So near the end of your cadence, if you’re not getting anything, if you’re not doing it right, just quickly ask, “Could you please either send me ABC so I know not to bug you anymore.” Hey, send, boom, done. I mean, that’s going to be very helpful. But make sure you take your buyer’s perspective in mind at the end there. And stop writing these novels, stop writing these whole big things. If you’re not doing it right, you won’t get a response. And if you’re using good CRM tools, you’ll know open rates, you’ll know hit rates, and stuff and so on. The best in class organisations that we know outbounding are getting somewhere in the area of 50, 60% open rates, and then 20, 30% of response rates. So I’ll go into a company, and they’ve gotten a 3% response rate, like, wow. You’re doing something wrong here. You’re probably pitching, aren’t you? Yeah.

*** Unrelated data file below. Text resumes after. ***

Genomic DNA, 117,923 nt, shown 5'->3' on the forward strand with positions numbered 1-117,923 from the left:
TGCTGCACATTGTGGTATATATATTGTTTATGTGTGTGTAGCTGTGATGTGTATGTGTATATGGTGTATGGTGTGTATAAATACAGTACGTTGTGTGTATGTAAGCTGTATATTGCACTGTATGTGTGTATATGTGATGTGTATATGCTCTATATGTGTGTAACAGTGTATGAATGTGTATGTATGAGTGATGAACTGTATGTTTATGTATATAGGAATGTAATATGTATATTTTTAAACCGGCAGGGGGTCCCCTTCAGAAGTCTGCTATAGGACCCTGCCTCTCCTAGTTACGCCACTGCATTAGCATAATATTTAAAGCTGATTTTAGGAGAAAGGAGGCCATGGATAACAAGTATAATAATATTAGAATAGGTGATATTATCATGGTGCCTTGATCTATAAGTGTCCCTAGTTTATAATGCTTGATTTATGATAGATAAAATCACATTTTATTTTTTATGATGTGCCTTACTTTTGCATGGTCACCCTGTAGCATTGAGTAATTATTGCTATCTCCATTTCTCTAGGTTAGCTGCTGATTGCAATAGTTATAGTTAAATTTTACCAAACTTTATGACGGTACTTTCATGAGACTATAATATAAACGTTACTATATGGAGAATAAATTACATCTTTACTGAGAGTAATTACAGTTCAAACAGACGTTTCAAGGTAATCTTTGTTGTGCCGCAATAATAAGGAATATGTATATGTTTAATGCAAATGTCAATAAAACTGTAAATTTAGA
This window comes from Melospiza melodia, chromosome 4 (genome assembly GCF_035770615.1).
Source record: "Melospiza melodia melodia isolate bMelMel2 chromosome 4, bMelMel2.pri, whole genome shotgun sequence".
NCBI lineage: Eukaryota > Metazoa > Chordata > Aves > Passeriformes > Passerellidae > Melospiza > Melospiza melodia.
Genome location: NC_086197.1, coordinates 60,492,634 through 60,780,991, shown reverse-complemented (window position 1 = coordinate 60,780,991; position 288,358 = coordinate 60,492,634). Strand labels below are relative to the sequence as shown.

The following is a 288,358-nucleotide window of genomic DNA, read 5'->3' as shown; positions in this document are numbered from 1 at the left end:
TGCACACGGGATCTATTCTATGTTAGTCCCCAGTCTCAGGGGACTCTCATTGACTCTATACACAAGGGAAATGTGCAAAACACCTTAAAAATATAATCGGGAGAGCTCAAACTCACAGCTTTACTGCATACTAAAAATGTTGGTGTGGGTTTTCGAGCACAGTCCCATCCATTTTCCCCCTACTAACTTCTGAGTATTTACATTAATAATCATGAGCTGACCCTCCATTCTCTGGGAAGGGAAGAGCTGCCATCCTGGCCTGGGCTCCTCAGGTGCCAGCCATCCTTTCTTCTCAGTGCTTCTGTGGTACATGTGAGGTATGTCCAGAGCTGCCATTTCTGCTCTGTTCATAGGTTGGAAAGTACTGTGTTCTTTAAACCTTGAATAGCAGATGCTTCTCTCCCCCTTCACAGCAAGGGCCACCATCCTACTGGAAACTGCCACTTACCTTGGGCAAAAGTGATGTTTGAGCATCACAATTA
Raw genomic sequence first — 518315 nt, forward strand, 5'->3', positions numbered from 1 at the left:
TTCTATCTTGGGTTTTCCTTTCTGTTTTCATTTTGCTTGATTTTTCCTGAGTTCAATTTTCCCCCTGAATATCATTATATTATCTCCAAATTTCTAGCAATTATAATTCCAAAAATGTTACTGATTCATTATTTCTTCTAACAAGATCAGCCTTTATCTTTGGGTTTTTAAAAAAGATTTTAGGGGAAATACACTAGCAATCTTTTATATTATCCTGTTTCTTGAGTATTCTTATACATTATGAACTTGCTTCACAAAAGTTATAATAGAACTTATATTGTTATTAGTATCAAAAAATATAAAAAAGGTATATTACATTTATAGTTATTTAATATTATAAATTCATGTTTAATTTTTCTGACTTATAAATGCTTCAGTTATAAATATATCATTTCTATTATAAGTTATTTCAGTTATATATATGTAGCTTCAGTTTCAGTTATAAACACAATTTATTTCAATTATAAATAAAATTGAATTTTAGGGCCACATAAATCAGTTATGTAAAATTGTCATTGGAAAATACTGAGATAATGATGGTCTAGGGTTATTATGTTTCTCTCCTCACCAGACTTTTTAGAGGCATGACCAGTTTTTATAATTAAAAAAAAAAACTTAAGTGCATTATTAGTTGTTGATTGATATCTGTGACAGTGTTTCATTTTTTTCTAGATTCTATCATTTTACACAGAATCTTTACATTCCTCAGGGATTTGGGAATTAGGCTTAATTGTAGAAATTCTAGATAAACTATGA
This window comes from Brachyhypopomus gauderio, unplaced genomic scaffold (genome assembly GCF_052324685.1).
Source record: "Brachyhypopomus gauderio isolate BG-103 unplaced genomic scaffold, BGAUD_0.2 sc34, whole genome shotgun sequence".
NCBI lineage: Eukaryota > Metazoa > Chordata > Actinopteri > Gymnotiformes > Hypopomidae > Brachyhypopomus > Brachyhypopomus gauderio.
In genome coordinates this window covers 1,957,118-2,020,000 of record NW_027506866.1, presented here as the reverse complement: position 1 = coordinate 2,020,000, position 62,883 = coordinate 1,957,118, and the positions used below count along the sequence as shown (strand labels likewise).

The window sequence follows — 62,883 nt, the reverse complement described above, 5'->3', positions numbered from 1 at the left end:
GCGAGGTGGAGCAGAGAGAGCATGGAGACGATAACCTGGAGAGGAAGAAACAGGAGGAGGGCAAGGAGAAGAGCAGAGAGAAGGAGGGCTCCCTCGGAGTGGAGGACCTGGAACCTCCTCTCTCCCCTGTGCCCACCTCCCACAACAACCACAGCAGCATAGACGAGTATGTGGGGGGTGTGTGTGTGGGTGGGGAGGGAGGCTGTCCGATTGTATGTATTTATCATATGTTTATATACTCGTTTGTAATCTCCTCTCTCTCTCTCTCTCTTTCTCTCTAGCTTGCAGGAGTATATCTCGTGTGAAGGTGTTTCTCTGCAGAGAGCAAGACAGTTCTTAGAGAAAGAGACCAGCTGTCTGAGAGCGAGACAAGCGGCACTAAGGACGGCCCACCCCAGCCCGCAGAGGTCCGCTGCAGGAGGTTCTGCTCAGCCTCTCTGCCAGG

Will Barron:

Yeah. And that’s our experience as well. That 1 to 3%. And people seem to be happy with that. I think the issue perhaps culturally in sales in our industry, Skip, is that people are happy with that 1 to 3%. And they go, we just need to send more emails as opposed to getting to 20% would be an incredible achievement for most organisations. It could be transformative for organisations.

 

“We’re so busy numbers, we’re not focused on quality because we don’t know what that means.” – Skip Miller · [29:54] 

 

Skip Miller: